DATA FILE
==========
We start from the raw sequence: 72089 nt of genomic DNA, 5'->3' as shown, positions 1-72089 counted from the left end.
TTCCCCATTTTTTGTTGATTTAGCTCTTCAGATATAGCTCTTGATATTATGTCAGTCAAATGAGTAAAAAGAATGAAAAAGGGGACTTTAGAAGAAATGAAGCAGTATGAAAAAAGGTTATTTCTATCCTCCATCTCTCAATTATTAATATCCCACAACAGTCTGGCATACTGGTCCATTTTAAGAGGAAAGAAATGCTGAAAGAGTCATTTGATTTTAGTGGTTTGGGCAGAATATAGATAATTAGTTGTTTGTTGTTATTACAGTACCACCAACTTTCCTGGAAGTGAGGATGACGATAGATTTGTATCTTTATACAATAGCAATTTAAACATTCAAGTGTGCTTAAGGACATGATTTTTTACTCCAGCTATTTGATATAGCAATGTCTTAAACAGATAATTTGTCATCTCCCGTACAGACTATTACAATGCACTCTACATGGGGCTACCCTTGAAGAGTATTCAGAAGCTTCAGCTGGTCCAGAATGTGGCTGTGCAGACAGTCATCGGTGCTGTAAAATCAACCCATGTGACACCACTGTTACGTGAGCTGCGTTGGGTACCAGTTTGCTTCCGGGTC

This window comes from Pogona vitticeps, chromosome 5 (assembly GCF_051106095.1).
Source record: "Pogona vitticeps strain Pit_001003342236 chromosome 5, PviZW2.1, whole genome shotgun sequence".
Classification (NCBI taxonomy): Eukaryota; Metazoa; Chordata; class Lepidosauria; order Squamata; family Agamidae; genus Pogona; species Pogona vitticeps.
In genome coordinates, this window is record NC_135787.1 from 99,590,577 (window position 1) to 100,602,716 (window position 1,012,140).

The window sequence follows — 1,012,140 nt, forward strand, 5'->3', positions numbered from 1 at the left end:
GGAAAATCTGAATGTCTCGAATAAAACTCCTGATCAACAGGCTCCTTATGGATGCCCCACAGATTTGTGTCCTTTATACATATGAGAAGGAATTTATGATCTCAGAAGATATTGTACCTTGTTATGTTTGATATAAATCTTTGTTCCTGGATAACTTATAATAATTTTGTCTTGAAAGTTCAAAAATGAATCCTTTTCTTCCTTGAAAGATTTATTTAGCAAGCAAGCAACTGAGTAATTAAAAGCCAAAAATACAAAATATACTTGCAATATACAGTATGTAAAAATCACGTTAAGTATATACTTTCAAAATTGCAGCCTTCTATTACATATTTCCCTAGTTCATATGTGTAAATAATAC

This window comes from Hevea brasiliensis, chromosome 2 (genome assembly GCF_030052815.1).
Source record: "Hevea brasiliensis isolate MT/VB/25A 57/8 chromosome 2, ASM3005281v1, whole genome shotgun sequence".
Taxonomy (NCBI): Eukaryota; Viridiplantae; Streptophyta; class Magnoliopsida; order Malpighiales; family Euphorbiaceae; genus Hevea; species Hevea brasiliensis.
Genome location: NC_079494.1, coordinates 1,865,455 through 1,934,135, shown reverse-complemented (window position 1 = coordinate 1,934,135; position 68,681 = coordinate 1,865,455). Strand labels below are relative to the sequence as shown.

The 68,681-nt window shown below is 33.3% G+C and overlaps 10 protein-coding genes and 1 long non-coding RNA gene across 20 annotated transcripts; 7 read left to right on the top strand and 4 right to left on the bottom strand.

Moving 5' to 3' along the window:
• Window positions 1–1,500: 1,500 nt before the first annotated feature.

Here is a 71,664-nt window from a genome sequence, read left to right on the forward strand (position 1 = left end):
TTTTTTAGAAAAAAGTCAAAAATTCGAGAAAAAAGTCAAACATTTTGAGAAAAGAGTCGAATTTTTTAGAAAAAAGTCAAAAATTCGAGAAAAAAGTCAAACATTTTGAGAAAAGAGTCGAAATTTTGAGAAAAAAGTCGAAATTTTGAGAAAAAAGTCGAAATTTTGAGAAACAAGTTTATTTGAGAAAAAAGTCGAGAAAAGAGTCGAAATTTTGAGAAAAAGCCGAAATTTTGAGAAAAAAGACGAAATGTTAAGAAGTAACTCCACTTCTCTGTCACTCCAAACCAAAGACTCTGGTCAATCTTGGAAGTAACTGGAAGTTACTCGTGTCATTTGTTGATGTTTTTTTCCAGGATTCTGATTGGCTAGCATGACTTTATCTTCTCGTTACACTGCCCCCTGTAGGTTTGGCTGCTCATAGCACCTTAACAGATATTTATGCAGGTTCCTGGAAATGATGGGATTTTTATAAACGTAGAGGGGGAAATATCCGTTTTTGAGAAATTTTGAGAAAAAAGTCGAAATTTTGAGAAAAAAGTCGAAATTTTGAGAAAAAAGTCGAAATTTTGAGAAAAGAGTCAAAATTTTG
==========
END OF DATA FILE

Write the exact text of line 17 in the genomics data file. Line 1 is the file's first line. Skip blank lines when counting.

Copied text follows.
TTTTTTAGAAAAAAGTCAAAAATTCGAGAAAAAAGTCAAACATTTTGAGAAAAGAGTCGAATTTTTTAGAAAAAAGTCAAAAATTCGAGAAAAAAGTCAAACATTTTGAGAAAAGAGTCGAAATTTTGAGAAAAAAGTCGAAATTTTGAGAAAAAAGTCGAAATTTTGAGAAACAAGTTTATTTGAGAAAAAAGTCGAGAAAAGAGTCGAAATTTTGAGAAAAAGCCGAAATTTTGAGAAAAAAGACGAAATGTTAAGAAGTAACTCCACTTCTCTGTCACTCCAAACCAAAGACTCTGGTCAATCTTGGAAGTAACTGGAAGTTACTCGTGTCATTTGTTGATGTTTTTTTCCAGGATTCTGATTGGCTAGCATGACTTTATCTTCTCGTTACACTGCCCCCTGTAGGTTTGGCTGCTCATAGCACCTTAACAGATATTTATGCAGGTTCCTGGAAATGATGGGATTTTTATAAACGTAGAGGGGGAAATATCCGTTTTTGAGAAATTTTGAGAAAAAAGTCGAAATTTTGAGAAAAAAGTCGAAATTTTGAGAAAAAAGTCGAAATTTTGAGAAAAGAGTCAAAATTTTG